Time for partisan politics to end
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I was reading Joseph Kastner's Nov. 10 Viewpoint "Democrats' witch hunt comes up short" and something struck me: The facts that I was reading were completely false and unsubstantiated. I say this because the Nov. 11 Wall Street Journal had a similar story comparing previous special investigations in years prior. The facts they gave were completely different from the "facts" given in Kastner's Viewpoint. I am more prone to believe the Wall Street Journal than a sophomore at Marquette.
His Viewpoint said the Patrick Fitzgerald investigation is costly and has turned up nothing. I say to this guy that yes, the investigation is pricey, ringing up at $724,041 after 22 months; However, that number pales in comparison to previous investigations led by former special prosecutors.
The honorable Kenneth Starr in his investigation of Whitewater, handed the government a bill for $73.5 million dollars after working 49 months, and I ask Kastner, what did that investigation turn up? Did Starr find Clinton guilty on the charges that he initially started the investigation for…no. Starr handed Congress a report on the Lewinsky affair and the rest is history.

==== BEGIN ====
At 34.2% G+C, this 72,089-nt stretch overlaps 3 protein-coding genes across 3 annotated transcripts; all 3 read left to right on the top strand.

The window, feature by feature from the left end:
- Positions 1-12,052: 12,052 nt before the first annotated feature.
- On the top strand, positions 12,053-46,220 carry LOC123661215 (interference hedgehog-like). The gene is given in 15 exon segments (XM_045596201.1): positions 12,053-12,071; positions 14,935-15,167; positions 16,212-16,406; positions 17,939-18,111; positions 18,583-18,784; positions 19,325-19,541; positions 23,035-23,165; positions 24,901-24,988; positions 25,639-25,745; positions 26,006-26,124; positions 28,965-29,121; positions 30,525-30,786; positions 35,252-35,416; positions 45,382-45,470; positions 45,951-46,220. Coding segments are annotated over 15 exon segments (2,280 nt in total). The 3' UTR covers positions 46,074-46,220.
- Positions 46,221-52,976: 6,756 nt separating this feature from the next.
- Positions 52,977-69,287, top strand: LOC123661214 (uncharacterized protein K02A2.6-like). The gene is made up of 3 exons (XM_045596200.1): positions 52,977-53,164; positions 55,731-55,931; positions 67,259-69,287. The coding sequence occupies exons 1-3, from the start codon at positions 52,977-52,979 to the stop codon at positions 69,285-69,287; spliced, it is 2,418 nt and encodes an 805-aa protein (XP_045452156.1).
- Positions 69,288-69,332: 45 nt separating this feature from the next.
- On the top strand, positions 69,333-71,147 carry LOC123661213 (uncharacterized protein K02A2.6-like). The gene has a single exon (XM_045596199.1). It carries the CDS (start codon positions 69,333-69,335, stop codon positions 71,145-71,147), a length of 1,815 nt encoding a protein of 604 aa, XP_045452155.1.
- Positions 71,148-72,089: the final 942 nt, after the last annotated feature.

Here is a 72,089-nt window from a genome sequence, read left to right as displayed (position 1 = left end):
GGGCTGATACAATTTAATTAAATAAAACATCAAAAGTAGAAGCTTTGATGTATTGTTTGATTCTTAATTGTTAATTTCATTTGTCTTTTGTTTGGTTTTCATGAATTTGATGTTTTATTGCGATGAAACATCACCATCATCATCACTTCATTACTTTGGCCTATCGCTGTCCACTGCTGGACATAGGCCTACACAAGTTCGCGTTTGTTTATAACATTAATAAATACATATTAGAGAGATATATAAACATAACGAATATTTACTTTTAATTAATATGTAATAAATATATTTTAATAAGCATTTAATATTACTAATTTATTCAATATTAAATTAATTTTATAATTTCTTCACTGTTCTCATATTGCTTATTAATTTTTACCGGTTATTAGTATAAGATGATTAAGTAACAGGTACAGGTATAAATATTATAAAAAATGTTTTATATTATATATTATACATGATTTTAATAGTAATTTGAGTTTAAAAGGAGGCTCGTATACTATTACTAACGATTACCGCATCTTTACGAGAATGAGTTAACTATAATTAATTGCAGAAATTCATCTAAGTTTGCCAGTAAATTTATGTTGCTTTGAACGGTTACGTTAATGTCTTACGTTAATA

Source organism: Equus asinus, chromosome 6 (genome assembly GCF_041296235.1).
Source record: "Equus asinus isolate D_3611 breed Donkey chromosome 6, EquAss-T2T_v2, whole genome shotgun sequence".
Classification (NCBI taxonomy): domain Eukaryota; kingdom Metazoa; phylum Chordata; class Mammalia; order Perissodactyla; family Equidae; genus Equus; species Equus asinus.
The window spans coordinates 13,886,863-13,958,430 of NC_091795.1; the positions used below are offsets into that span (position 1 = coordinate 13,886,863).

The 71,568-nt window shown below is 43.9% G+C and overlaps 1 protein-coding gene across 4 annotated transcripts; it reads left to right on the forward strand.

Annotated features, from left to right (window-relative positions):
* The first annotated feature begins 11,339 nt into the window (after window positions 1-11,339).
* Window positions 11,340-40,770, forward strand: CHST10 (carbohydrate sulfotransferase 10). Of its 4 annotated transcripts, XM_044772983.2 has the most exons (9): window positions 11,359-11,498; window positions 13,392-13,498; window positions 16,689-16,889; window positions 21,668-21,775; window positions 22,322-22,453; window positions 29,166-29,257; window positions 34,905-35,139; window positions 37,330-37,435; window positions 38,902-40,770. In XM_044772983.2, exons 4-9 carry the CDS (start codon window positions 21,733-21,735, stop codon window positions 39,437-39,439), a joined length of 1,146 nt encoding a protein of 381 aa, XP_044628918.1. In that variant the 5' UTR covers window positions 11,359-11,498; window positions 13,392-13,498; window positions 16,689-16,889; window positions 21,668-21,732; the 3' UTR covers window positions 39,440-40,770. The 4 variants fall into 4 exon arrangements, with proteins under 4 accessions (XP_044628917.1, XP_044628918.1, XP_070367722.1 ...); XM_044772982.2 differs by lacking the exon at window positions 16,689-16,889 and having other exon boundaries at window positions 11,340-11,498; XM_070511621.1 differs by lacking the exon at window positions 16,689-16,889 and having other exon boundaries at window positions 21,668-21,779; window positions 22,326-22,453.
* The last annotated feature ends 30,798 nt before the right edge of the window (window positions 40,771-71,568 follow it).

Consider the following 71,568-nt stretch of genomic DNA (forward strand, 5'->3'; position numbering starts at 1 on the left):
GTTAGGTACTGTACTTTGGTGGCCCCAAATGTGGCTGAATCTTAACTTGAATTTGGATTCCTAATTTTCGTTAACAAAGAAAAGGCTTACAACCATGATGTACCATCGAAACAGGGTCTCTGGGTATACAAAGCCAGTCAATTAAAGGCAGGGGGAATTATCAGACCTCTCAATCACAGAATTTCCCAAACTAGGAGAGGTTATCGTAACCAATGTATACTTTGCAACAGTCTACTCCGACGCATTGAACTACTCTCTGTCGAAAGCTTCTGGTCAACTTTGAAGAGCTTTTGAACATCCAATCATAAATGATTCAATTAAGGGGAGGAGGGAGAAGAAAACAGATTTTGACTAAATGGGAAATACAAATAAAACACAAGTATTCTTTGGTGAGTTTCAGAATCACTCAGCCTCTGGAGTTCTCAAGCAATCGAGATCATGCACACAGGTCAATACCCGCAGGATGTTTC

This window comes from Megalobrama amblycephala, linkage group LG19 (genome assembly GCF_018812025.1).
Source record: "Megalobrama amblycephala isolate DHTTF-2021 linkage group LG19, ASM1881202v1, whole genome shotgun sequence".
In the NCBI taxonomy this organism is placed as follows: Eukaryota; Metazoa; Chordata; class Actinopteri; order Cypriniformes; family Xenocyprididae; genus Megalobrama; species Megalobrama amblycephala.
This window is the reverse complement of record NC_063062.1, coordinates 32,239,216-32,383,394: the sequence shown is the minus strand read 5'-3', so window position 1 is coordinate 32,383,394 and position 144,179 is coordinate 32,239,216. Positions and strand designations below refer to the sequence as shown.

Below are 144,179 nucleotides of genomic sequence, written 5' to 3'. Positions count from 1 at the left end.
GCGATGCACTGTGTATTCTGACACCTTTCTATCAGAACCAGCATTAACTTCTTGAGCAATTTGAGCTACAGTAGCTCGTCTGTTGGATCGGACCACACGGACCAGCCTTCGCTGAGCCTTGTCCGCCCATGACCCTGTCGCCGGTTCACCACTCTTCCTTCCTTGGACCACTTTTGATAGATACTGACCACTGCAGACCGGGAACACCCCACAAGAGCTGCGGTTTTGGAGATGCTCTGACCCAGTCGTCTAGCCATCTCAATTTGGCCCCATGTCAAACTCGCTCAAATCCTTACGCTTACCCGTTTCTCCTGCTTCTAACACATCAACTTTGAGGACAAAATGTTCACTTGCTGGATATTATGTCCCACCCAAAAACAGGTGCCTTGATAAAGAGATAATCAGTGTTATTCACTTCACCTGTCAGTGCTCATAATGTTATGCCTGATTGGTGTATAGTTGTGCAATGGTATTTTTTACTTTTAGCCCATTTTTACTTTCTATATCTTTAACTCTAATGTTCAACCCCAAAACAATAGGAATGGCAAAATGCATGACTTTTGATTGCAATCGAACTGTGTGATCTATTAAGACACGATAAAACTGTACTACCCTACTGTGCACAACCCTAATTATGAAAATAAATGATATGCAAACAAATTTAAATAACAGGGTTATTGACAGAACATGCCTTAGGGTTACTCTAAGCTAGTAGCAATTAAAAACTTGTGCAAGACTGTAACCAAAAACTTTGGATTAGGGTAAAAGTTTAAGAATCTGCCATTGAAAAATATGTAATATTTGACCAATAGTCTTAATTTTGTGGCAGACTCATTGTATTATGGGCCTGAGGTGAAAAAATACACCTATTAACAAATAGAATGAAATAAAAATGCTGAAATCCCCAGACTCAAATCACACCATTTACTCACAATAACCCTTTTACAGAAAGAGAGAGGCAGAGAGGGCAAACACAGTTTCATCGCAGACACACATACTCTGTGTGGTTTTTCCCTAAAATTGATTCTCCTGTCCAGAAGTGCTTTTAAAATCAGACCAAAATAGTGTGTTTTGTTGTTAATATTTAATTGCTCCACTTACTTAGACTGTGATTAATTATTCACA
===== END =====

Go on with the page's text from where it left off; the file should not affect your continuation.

Did the Whitewater case deal with matters of national security? The short answer is no. Turning to Patty Fitzgerald's investigation, this case clearly deals with matters of national security, and I thought that you can't put a price tag on securing the nation, as evidenced by defense spending and the Iraq war (I apologize for the often used Iraq reference).
Whether on or off duty, favorable or unfavorable, you cannot leak the name of an undercover CIA agent, which is classified information, to the press. If this was not an important issue it would not be federal law. I think the author of that Viewpoint is clearly mad that this investigation is picking up steam and may tar this administration far worse than infidelity hurt the previous one. In investigations you have to "stay the course" in order to find the truth, especially when you are dealing with senior officials in the White House.
Furthermore, when did Marquette become the Beltway? The time for partisan politics needs to be over; we are college students, and as such, name calling should be beneath us. Alas, such activities from the Beltway to Milwaukee are the standard and not the exception. Don't you see that the more you sling mud, the more ridiculous you seem, because you are not talking about real issues. If you really want to facilitate a debate I suggest that every Sunday, you hold a debate on the issues and the moment that anyone resorts to ad hominem attacks they are out of the debate. Then and only then can we hold a true discourse on American foreign and domestic public policy. I hereby relinquish my soapbox.